The Console War between SEGA and Nintendo is legendary for a reason.  Both companies fighting for dominance in the recently resurrected home market.  SEGA wanted to prove themselves while Nintendo still wanted to keep their spot at the top.  It was also a time when kids on the playground swore their alliances and had debates on which game or system was better.  This time in gaming is my personal favorite to learn about, partially because I was alive during this time, but mostly because I was so young that when I picked a side the war was essentially over.

I picked the SEGA side for one reason and one reason only, Sonic the Hedgehog.  I don’t know what it was about that spikey blue blur that attracted me to him but somehow it worked.  I liked the design, I loved the music in the stages, the sounds, everything about Sonic I loved.  Unfortunately the only way I could play his games was at my next door neighbor’s house when I lived in Murrieta California.  He had a Genesis and we would take turns playing Sonic 2 and when I moved away, I would sometimes go to his house when we were visiting other friends.  When I did move into my new house my new next door neighbor had a Super Nintendo.  Our families were pretty close since my neighbor were also in the same kindergarten class.  Even though I would spend hours going back and forth between Super Mario World and Street Fighter II, I would yearn to play Sonic and a Genesis.

So why am I even mentioning the Console Wars in the first place?  What can I say about them that hasn’t already been said?  Well I’ll tell you.  These past few years I have been collecting the mini consoles that companies have been putting out as a little novelty gift for the gamers in their lives.  These mini consoles have become a huge hit (the PlayStation Classic being the only major dud) but once the SNES Mini was announce everyone thought that SEGA would put one out as well, they did but they did one thing that they should’ve done in the 90’s.  SEGA waited.  Granted there technically was a SEGA mini out that was made by AT Games, but that system is cheap and I don’t count it.  SEGA knew the Genesis’ anniversary was coming out, and so they waited, actually played Nintendo’s game and for once they actually beat them.  Now there’s a full-fledged review on the SEGA Genesis Mini right here on this site, and even though I’m a bit late to the game, I have to admit SEGA won the Minis.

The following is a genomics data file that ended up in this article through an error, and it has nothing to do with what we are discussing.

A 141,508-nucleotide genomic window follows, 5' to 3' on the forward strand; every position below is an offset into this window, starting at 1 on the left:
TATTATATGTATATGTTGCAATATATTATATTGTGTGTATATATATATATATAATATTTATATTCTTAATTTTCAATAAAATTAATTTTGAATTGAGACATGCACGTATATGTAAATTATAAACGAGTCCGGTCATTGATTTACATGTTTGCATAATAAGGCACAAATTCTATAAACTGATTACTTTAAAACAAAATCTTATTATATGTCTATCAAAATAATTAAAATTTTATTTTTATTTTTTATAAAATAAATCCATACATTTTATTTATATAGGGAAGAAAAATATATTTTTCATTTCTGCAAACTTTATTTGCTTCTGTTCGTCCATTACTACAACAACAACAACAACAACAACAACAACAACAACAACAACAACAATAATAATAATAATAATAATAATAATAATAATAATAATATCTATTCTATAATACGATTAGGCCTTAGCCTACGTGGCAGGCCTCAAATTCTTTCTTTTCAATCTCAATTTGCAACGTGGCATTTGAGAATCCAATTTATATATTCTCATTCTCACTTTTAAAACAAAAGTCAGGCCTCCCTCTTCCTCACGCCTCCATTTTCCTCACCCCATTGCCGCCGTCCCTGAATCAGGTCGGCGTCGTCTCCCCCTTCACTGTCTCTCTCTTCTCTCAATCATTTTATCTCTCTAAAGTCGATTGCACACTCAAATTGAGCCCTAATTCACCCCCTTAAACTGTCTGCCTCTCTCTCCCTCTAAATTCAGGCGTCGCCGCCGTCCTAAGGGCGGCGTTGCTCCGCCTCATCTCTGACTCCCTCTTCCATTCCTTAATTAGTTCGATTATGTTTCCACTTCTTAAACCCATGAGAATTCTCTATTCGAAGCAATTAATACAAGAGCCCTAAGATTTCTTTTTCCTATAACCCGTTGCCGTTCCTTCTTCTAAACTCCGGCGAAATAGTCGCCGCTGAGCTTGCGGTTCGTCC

Now the SNES and NES Minis are nothing to sneeze at, but a big turn off for some when the SNES Mini came out was that Nintendo only put 21 games in the system.  Sure a bunch of those games are great 40 plus hour RPG’s and one can play Super Mario World over and over again without getting bored.  Heck I stood in line at Target at 5 am to get my SNES Mini when it came out, it’s a fun system.  Yet SEGA got them where it hurts by increasing the games and making it the same price as the SNES Mini.  42 games are in this system with 1 never having a North American release (Mega Man: The Wily Wars) and a version of Tetris that we never got to play outside of a arcade.

Even though SEGA lost the console wars that they eventually stopped making home consoles, the Genesis Mini is a good little comeback for them.  Will it help SEGA get back in the console market?  Probably not, but with nostalgia being a big marketing thing nowadays it’s nice to see SEGA back in the game.  Even if it is with this one mini console.

Ben Magnet Ben Magnet (71 Posts)

Ben is a man of many hobbies. Aside from his deep love of video games, he also does 2 podcasts (The Fake Nerd Podcast and Basement Arcade: Pause Menu), reads comics, loves films, and studying up on video game history. His favorite eras in gaming are the Console Wars between SEGA and Nintendo, the early 2000’s, and the mid 80’s when he wasn’t even born yet.